Copyright infringement in the music industry has been a big problem for years. In fact, some of the biggest music artists in the world have been taken to court over this issue. The most recent case is Ed Sheeran. Whether artists do it on purpose or not is a different story.
However, there has been a number of times when large artists have stolen original musical ideas from small artists, and the smaller artist has won, meaning that they received enormous pay-outs from song sales, royalties and sync placements, so you could look at it as a kind of 'Robin Hood' situation.
Copyright infringement is a tricky subject in music, because there are only a limited number of chord progressions and melodies available. After all, there's only 11 notes (or 12 if you include the higher octave). And the same goes with fashion. There are only so many colour combinations and artistic design possibilities, so it's a hard one to judge.
One thing is for certain, though. Court cases surrounding 'copyright infringement' in fashion design, manufacturing, distribution and retail are increasing in popularity. In fact, there is one particular Law Firm in the US that specialises solely in fashion copyright infringement cases.
So how do we define 'copyright infringement' in fashion, then? Let's look at the music industry first.
The way copyright works in the music industry, is once a song has been completed for commercial purposes, the songwriter/artists owns the literary copyrights and the producer owns the mechanical copyrights (unless it was self-produced), but if the producer intervenes during the song-writing process (which they do a lot of the time), then they are entitled to some literary copyrights, too.
To put it simply, these individuals actually OWN the intellectual rights of their music, meaning that if somebody else were to use that song for commercial purposes without permission or write something suspiciously similar, then the artist/producer has every right to sue the copyright infringer (the thief, basically).
That's why if anybody wants to use that copyrighted material for commercial purposes (TV, Film, Adverts, Games, etc), they must obtain a licence from the rights' holder which costs money (why wouldn't it?). This is how artists benefit financially from intellectual rights, and it works the same way in the business world when you look at patents and license agreements.
But in the fashion world, (sadly) it seems that designers/retailers can't actually own intellectual rights for their designs unless it is blatantly original and unique (more on this later), which creates a potential threat for designers, because manufacturers and retailers can pretty much copy whatever they want and compete easily by offering a similar product for cheaper.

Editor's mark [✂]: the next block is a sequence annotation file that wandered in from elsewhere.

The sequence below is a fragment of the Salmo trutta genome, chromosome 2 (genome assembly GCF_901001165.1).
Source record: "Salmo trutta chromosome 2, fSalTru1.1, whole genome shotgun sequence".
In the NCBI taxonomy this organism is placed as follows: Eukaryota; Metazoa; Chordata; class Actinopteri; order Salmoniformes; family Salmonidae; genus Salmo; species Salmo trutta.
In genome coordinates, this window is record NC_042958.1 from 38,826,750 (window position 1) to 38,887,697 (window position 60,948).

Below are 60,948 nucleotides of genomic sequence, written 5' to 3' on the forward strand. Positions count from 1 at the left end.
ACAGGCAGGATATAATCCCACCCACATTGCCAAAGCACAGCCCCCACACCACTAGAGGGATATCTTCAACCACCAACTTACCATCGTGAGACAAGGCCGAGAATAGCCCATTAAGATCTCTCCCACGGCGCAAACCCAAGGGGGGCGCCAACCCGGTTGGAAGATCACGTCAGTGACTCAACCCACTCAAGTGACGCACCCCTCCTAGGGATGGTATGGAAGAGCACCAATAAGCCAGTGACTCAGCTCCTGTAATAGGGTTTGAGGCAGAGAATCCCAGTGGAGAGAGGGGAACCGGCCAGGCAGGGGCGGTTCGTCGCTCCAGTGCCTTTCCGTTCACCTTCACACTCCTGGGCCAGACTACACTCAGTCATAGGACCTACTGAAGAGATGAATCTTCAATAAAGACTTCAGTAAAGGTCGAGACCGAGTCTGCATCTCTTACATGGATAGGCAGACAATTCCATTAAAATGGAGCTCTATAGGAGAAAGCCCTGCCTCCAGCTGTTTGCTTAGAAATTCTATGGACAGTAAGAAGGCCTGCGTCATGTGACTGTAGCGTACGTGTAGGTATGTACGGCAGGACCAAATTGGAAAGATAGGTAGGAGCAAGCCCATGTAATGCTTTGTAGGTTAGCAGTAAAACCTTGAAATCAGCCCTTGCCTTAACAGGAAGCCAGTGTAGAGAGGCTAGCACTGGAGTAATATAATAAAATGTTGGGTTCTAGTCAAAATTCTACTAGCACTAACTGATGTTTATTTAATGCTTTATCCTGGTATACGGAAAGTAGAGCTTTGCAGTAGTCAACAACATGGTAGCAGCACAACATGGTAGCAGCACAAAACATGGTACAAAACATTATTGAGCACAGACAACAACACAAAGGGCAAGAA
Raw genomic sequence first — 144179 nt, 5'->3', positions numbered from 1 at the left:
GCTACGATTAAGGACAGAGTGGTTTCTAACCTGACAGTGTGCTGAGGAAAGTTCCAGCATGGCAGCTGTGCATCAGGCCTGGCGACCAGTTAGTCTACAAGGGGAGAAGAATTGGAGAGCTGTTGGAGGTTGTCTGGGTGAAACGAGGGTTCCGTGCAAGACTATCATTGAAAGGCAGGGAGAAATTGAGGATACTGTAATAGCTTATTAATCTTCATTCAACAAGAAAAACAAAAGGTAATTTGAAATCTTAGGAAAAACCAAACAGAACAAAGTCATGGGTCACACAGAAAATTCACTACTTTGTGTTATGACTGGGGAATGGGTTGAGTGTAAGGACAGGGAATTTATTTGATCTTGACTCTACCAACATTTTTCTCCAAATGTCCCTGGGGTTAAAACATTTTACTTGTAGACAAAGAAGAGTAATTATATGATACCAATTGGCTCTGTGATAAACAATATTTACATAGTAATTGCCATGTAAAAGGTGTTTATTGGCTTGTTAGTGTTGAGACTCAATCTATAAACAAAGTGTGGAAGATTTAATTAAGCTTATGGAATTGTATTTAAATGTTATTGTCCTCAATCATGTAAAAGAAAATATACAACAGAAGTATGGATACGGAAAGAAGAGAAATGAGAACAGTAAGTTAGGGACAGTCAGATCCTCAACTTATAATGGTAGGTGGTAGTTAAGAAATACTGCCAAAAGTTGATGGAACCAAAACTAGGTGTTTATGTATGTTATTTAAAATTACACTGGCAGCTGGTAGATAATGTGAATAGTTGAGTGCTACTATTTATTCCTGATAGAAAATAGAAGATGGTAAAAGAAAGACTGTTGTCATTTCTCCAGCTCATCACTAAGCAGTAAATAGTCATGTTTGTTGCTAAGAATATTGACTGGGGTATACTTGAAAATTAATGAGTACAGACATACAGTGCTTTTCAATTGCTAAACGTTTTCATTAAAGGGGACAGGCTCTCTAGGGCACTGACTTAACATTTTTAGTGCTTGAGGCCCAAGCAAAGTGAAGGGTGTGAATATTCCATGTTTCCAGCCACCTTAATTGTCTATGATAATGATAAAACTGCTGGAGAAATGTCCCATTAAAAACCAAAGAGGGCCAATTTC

The reason this happens is simple. Like music, there is a finite amount of design possibilities out there, and a huge variety of designs which have already been created, which makes it very difficult for copyright lawyers to distinguish, establish and prove what is unique and what is not, so they usually require extensive evidence and have to be clear that the design really is the first of its' kind, and that it belongs to the designer.
The implication? Firstly, it is much harder for designers to be unique when creating new products, and it's even harder to claim intellectual rights over their work (which is slightly unfair in some ways, but understandable in others). And also, if they do happen to create something unique, it's easy for them to be ripped off, which is the sad part.
When something is 'on trend,' yet a designer hasn't been able to claim intellectual rights over their work, multiple retailers can jump on the band wagon (a common occurrence), which is why when you walk into a wide range of shops, you'll always find similar styles and designs. This is accepted as 'normal' in the fashion industry, but is it fair?
I'll leave you to decide.
Thankfully, it's not all doom and gloom, though, as an increasing number of designers and retailers have realised that something is not right. Unfortunately, their unique work was being duped by other retailers, so they went down the law suit route, and amazingly, some of them won!
But unfortunately, others have lost because lawyers felt that their work wasn't original enough and they couldn't prove otherwise. So as you can see, there are pros and cons from all sides. The tricky part is working out what the barriers and the limitations are when it comes to fashion design and working out who's to blame, if anybody. And the same goes with music.
Do we blame the lawyers for being tight, the designers for not being original enough, the consumers for wanting to buy the same old clothes over and over again, or the retailers for having no morals and overpowering independent designers?
Once again, I'll leave you to decide.
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